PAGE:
Impact of K-ras status on the effects of EGFR-targeted monoclonal antibody (MAb) therapy in advanced colorectal cancer (ACRC): A systematic review and meta-analysis of randomized controlled trials (RCTs).
Vale C., Tierney JF., Meade A., Fisher D., Kaplan R., Adams RA., Maughan TS., Parmar MK.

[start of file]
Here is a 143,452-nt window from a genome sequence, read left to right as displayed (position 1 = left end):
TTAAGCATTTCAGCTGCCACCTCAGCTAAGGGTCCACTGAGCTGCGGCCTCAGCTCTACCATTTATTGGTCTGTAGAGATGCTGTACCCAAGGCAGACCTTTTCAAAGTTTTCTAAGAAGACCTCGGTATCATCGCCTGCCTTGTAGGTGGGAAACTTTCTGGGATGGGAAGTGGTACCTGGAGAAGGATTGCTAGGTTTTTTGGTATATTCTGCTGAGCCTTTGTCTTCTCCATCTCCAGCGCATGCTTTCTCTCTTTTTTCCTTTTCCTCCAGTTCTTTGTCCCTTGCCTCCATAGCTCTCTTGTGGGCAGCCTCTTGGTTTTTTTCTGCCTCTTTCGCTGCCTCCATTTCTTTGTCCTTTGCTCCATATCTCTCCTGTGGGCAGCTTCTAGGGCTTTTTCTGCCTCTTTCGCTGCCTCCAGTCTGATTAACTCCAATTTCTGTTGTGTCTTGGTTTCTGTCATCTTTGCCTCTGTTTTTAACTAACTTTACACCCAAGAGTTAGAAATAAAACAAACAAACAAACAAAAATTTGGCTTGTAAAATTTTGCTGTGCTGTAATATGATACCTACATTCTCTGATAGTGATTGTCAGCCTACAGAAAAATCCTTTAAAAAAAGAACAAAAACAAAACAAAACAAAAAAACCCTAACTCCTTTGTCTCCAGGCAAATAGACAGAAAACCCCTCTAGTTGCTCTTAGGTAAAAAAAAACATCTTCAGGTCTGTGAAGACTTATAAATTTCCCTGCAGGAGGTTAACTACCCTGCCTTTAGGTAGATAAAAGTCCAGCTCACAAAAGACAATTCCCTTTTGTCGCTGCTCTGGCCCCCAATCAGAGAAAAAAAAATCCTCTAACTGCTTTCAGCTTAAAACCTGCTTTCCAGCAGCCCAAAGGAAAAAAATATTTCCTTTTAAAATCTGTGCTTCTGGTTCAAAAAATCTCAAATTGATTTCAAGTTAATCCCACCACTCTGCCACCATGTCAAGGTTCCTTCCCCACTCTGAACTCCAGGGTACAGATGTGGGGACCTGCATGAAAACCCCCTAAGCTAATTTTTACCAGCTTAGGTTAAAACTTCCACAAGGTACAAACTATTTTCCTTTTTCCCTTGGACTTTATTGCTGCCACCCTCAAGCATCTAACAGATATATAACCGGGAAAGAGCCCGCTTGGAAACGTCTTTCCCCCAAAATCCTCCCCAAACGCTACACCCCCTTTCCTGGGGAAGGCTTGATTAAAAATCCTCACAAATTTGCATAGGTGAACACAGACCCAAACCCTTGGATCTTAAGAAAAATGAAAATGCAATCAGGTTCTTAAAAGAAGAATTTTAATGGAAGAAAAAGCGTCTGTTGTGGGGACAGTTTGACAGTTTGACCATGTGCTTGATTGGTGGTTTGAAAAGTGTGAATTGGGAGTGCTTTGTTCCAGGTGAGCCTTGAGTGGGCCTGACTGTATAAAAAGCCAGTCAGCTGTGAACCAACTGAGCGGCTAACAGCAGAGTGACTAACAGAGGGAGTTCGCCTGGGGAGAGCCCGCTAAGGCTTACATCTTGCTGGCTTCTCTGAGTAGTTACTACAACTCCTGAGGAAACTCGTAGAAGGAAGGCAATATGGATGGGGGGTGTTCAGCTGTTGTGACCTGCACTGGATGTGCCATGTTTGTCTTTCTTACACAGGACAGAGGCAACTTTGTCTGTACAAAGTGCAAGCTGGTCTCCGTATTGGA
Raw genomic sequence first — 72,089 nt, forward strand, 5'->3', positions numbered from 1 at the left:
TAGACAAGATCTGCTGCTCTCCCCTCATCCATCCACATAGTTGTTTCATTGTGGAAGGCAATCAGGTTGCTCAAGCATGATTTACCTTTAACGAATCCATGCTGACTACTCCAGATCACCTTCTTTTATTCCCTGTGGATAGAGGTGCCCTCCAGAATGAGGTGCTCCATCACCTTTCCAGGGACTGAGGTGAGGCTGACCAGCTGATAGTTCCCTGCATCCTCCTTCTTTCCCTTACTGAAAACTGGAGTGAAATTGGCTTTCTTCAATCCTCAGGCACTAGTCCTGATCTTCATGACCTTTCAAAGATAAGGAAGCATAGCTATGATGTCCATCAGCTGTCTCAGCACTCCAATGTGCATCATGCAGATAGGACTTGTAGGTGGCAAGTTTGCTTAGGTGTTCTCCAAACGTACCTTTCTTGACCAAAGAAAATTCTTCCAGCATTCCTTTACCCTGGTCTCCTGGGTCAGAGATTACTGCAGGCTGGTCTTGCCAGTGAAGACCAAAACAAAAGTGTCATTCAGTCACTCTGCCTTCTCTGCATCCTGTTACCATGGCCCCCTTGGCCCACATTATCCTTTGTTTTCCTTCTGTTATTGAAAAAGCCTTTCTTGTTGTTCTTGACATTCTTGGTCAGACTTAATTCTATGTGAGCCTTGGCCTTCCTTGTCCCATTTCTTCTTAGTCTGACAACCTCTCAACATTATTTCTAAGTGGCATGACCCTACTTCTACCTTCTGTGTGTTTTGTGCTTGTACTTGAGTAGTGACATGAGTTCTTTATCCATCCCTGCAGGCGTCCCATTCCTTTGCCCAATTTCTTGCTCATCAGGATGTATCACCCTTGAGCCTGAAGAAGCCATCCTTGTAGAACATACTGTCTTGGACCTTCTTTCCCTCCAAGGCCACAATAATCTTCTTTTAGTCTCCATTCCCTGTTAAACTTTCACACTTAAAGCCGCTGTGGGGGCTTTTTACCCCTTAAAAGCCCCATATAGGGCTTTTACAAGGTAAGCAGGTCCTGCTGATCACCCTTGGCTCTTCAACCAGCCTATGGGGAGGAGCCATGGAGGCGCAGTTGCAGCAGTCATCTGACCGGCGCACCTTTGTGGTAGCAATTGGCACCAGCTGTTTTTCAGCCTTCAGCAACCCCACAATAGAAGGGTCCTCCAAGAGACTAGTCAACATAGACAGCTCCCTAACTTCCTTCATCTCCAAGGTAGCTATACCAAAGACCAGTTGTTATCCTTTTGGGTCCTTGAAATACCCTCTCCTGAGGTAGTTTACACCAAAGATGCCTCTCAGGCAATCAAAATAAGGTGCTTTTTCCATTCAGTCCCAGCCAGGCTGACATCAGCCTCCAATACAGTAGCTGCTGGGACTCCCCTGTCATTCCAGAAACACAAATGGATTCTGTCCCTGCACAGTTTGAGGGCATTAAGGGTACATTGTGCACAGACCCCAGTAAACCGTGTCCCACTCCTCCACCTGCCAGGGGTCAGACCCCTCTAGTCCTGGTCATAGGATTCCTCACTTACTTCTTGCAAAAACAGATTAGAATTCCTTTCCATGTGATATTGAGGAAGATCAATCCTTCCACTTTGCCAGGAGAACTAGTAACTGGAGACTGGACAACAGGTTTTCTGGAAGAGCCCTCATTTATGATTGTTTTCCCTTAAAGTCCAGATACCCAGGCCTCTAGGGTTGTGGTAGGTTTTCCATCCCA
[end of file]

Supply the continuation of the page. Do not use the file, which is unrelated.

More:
4122 Background: A recent systematic review, based largely on non-randomised, retrospective studies, suggested that K-ras mutations may identify patients who do not benefit from cetuximab and panitumumab. In support of this hypothesis, four RCTs have shown a lack of benefit or detriment of EGFR-targeted therapy in patients with K-ras mutations. In this systematic review, we aim to provide a comprehensive and unbiased synthesis of the effects of these MAbs, by K-ras status, in both chemotherapy (CT) responsive and CT-refractory ACRC patients. METHODS: A systematic review and meta-analysis of all relevant RCTs is ongoing. Progression-free survival (PFS) is the primary outcome, with survival and response as secondary outcomes. We have conducted systematic searches of a number of trial sources. Data on trial and patient characteristics, and outcome have been extracted from trial reports or presentations, for all patients and for K-ras wild-type and mutant cohorts. Where possible, trial results were pooled in a stratified-by- trial meta-analysis. For unpublished RCTs, or those published with insufficient information, we are seeking further data. RESULTS: Searches identified 15 eligible RCTs in CT-responsive patients, 12 using cetuximab and 3 panitumumab. Three of these trials included bevacizumab in both arms. PFS has only been reported for 6 RCTs, so further data are needed to ensure an unbiased analysis. Only two RCTs were identified in CT-refractory patients. Together, these showed an improvement in PFS with anti-EGFR MAb (HR=0.61, 95% CI 0.49-0.76, p<0.0001). Furthermore, there was a significant difference in the size of the effect by K-ras status (interaction p<0.0001), with an improvement in PFS for patients with wild type K-ras, (HR=0.43, 95% CI 0.35-0.52, p<0.0001), but not those with mutant K-ras (HR=0.99 95% CI 0.80-1.23, p=0.93). CONCLUSIONS: These preliminary results suggest that the benefits of anti-EGFR MAb therapy, at least in CT-refractory patients, are confined to those with wild type K-ras. Results for CT-responsive patients, and updated analyses for CT-refractory patients, will be presented. [Table: see text].